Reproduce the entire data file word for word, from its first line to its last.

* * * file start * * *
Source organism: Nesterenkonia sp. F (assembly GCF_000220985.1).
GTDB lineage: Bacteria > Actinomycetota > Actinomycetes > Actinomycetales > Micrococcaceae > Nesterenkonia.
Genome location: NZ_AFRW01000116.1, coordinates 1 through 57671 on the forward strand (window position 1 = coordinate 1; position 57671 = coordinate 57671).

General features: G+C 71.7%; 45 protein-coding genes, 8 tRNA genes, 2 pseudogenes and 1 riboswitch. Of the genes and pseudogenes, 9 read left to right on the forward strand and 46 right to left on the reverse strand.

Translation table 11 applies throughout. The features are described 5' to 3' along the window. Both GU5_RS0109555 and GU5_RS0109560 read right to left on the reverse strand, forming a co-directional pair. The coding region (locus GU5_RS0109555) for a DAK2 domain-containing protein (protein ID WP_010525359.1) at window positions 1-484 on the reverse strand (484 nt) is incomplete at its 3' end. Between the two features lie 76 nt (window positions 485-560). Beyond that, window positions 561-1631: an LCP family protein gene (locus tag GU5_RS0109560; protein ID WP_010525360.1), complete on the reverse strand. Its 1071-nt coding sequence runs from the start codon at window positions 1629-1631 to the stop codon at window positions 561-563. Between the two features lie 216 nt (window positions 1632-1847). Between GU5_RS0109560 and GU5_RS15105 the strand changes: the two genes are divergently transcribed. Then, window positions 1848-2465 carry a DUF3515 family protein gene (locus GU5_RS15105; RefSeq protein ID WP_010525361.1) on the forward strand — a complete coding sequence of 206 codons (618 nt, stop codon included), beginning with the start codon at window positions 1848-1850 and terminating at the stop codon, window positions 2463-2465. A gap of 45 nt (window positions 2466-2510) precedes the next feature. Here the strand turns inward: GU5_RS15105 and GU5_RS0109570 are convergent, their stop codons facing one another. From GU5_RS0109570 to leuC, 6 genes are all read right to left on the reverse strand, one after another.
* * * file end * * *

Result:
Source organism: Nesterenkonia sp. F (assembly GCF_000220985.1).
GTDB lineage: Bacteria > Actinomycetota > Actinomycetes > Actinomycetales > Micrococcaceae > Nesterenkonia.
Genome location: NZ_AFRW01000116.1, coordinates 1 through 57671 on the forward strand (window position 1 = coordinate 1; position 57671 = coordinate 57671).

General features: G+C 71.7%; 45 protein-coding genes, 8 tRNA genes, 2 pseudogenes and 1 riboswitch. Of the genes and pseudogenes, 9 read left to right on the forward strand and 46 right to left on the reverse strand.

Translation table 11 applies throughout. The features are described 5' to 3' along the window. Both GU5_RS0109555 and GU5_RS0109560 read right to left on the reverse strand, forming a co-directional pair. The coding region (locus GU5_RS0109555) for a DAK2 domain-containing protein (protein ID WP_010525359.1) at window positions 1-484 on the reverse strand (484 nt) is incomplete at its 3' end. Between the two features lie 76 nt (window positions 485-560). Beyond that, window positions 561-1631: an LCP family protein gene (locus tag GU5_RS0109560; protein ID WP_010525360.1), complete on the reverse strand. Its 1071-nt coding sequence runs from the start codon at window positions 1629-1631 to the stop codon at window positions 561-563. Between the two features lie 216 nt (window positions 1632-1847). Between GU5_RS0109560 and GU5_RS15105 the strand changes: the two genes are divergently transcribed. Then, window positions 1848-2465 carry a DUF3515 family protein gene (locus GU5_RS15105; RefSeq protein ID WP_010525361.1) on the forward strand — a complete coding sequence of 206 codons (618 nt, stop codon included), beginning with the start codon at window positions 1848-1850 and terminating at the stop codon, window positions 2463-2465. A gap of 45 nt (window positions 2466-2510) precedes the next feature. Here the strand turns inward: GU5_RS15105 and GU5_RS0109570 are convergent, their stop codons facing one another. From GU5_RS0109570 to leuC, 6 genes are all read right to left on the reverse strand, one after another.